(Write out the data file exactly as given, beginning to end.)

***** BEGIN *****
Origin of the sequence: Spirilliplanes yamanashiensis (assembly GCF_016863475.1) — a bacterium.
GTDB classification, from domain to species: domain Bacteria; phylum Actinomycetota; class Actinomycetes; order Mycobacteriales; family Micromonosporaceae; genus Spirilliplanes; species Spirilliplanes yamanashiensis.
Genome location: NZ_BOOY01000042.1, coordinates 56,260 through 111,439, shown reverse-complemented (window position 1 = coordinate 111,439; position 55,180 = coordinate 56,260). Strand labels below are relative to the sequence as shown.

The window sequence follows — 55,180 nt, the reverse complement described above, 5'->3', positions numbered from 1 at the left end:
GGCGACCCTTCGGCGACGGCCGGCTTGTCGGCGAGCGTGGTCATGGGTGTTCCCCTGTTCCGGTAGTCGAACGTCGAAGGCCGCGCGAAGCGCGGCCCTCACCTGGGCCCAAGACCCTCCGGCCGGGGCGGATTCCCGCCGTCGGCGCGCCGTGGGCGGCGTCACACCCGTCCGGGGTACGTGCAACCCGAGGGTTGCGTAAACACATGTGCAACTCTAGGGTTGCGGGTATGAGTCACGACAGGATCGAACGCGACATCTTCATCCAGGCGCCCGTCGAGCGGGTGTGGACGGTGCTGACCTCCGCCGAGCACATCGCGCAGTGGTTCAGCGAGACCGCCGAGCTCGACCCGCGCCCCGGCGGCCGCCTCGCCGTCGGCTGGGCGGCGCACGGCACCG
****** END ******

Origin of the sequence: Spirilliplanes yamanashiensis (assembly GCF_016863475.1) — a bacterium.
GTDB classification, from domain to species: domain Bacteria; phylum Actinomycetota; class Actinomycetes; order Mycobacteriales; family Micromonosporaceae; genus Spirilliplanes; species Spirilliplanes yamanashiensis.
Genome location: NZ_BOOY01000042.1, coordinates 56,260 through 111,439, shown reverse-complemented (window position 1 = coordinate 111,439; position 55,180 = coordinate 56,260). Strand labels below are relative to the sequence as shown.

The window sequence follows — 55,180 nt, the reverse complement described above, 5'->3', positions numbered from 1 at the left end:
GGCGACCCTTCGGCGACGGCCGGCTTGTCGGCGAGCGTGGTCATGGGTGTTCCCCTGTTCCGGTAGTCGAACGTCGAAGGCCGCGCGAAGCGCGGCCCTCACCTGGGCCCAAGACCCTCCGGCCGGGGCGGATTCCCGCCGTCGGCGCGCCGTGGGCGGCGTCACACCCGTCCGGGGTACGTGCAACCCGAGGGTTGCGTAAACACATGTGCAACTCTAGGGTTGCGGGTATGAGTCACGACAGGATCGAACGCGACATCTTCATCCAGGCGCCCGTCGAGCGGGTGTGGACGGTGCTGACCTCCGCCGAGCACATCGCGCAGTGGTTCAGCGAGACCGCCGAGCTCGACCCGCGCCCCGGCGGCCGCCTCGCCGTCGGCTGGGCGGCGCACGGCACCG